By 'offset frequencies' we mean frequencies relative to the nominal carrier frequency. We have to be careful here because some phase noise specifications are at very small offsets, perhaps fractions of a hertz, so we need to have confidence in the frequency accuracy of the carrier.
Figure 1-5 shows an example of a single sideband (SSB) phase noise measurement for a nominal 9.953280 GHz synthesizer, taken from Agilent application note AN 1432. (This frequency is a standard clock frequency for synchronous (optical) telecommunications known at OC-192 (SONET) or STM-64 (SDH)).
This plot is typical of these type of measurements and displays SSB phase noise (density) in dBc/Hz for the oscillator under test across (an offset) frequency range from 1 Hz to 100 MHz. In phase noise plots of this type, it is conventional to describe performance in terms of the offset frequency from the synthesizer nominal frequency which, in this case, is displayed as 9.95328 GHz. We can assume that this oscillator was designed for a sinusoidal output so there should be no or negligible levels of harmonics of the nominal oscillator frequency itself. Sometimes synthesizers are designed to produce square wave waveforms such as TTL, PECL or HTL. The Fourier transform tells us that the spectra of each of these would comprise the fundamental component of the pulse repetition frequency plus harmonics. The phase noise of such devices may be measured, similarly to the sinewave versions but only considering the fundamental component.
The display may be considered to comprise the 'smooth' (random component) part and some discrete components. The random component is mostly phase noise of the type under consideration, but there will be some small contribution from additive white Gaussian noise (AWGN or kTB noise). Near to oscillator frequencies however the phase noise usually dominates. The discrete frequency components are not strictly phase noise but are detected by the phase noise measurement system. The offset frequency scale is logarithmic, which is common with a large frequency range such as this. The vertical scale is also logarithmic as it is expressed in decibels relative to the carrier level, normalised to one hertz bandwidth (dBc/Hz).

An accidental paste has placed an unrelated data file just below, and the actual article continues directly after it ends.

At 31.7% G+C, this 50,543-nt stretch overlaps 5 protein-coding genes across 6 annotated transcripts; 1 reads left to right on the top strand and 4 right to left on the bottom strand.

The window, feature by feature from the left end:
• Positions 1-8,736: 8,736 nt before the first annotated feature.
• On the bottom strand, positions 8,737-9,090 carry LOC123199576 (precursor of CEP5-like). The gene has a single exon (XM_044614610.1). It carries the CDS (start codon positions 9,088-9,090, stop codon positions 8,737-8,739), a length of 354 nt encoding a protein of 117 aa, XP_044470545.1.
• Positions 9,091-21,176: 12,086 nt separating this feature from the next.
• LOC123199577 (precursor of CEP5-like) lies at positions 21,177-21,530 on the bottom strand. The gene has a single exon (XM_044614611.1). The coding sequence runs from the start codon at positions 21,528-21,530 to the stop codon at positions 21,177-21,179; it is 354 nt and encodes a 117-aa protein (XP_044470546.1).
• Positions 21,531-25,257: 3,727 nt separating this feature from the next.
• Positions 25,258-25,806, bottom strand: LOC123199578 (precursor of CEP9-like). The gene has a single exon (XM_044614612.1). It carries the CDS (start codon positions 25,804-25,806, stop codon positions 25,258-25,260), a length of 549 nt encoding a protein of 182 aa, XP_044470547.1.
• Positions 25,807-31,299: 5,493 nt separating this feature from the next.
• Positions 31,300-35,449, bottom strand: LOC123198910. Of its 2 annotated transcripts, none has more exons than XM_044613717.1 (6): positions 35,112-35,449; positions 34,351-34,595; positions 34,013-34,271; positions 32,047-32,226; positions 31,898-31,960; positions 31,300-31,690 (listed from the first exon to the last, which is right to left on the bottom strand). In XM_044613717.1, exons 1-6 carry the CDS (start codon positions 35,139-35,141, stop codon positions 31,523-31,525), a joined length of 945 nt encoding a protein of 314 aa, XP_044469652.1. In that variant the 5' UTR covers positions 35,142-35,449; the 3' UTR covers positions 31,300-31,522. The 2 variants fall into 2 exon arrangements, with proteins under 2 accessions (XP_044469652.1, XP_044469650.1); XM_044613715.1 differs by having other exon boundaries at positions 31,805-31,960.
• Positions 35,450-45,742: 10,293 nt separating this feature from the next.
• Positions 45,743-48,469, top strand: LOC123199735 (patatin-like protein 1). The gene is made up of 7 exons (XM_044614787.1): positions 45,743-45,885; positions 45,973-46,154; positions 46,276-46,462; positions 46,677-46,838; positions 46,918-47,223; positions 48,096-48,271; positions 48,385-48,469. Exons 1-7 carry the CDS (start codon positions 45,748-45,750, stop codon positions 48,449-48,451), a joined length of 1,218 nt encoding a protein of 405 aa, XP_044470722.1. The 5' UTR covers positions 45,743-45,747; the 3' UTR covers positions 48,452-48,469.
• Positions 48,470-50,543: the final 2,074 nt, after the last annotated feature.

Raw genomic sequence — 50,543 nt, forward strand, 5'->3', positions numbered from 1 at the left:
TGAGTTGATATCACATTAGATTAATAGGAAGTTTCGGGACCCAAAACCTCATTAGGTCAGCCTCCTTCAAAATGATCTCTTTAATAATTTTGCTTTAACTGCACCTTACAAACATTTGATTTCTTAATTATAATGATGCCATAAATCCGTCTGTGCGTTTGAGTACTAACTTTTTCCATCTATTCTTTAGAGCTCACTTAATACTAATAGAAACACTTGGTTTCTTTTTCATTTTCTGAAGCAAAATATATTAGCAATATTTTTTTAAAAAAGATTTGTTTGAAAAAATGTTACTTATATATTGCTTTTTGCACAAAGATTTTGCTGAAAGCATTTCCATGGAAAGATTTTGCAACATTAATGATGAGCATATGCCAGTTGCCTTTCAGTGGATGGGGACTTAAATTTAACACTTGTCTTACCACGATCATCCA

The plot displays some interesting characteristics. The general shape of the plot is typical of a phase locked synthesizer. A small rise in the noise level at approximately 2 kHz offset is characteristic of the PLL behaviour where it is necessary to achieve a PLL transfer characteristic damping factor which is neither over or under-damped. This frequency will probably be near the loop filter -3 dB bandwidth. The regions to the left and right are often called 'close to carrier' and 'far from carrier' respectively. For a well designed PLL, the close to carrier and far from carrier noise spectra are dominated by the phase noise contributions from the reference oscillator and the VCO respectively. A degree of noise shaping is sometimes possible in the middle region by adjusting the loop filter characteristics. However this must be performed cautiously because it will also influence the loop characteristics, such as lock time and damping.
Some discrete spurii are apparent between about 50/60 Hz and 900 Hz. These may originate from power supplies (50/60 ) and their harmonics. As power frequency derived spurii like these are difficult to filter and screen, it is common to specify requirements for these separate from the phase noise density itself. There are significant discrete spurii between 1 MHz and 10 MHz. These may originate from other sources in the equipment which are interfering either directly or indirectly with this synthesizer. Some filtering and/or screening development work may be necessary to relax these.
The reference frequency phase noise, also normally open loop, contributes to the synthesizer phase noise primarily in regions close to the carrier. In the synthesizer as a whole, the action of a well designed phase locked loop will actually reduce the phase noise levels in the intermediate offset frequency regions. In general for the synthesizer, the reference oscillator contributes the close to carrier phase noise and the VCO contributes the distant from carrier phase noise. The phase noise profile in between these is a function of the PLL transfer function.
Phase noise is normally expressed as a single sideband (SSB) phase noise power level density (with respect to frequency) either in absolute units or relative to the power of the carrier itself (at zero frequency offset). Typically, this would be displayed on a graph with a vertical axis in units of dBc/Hz across a horizontal axis describing a range of frequency offsets. This represents the measured phase noise power in dB relative to the carrier power normalised to one hertz bandwidth.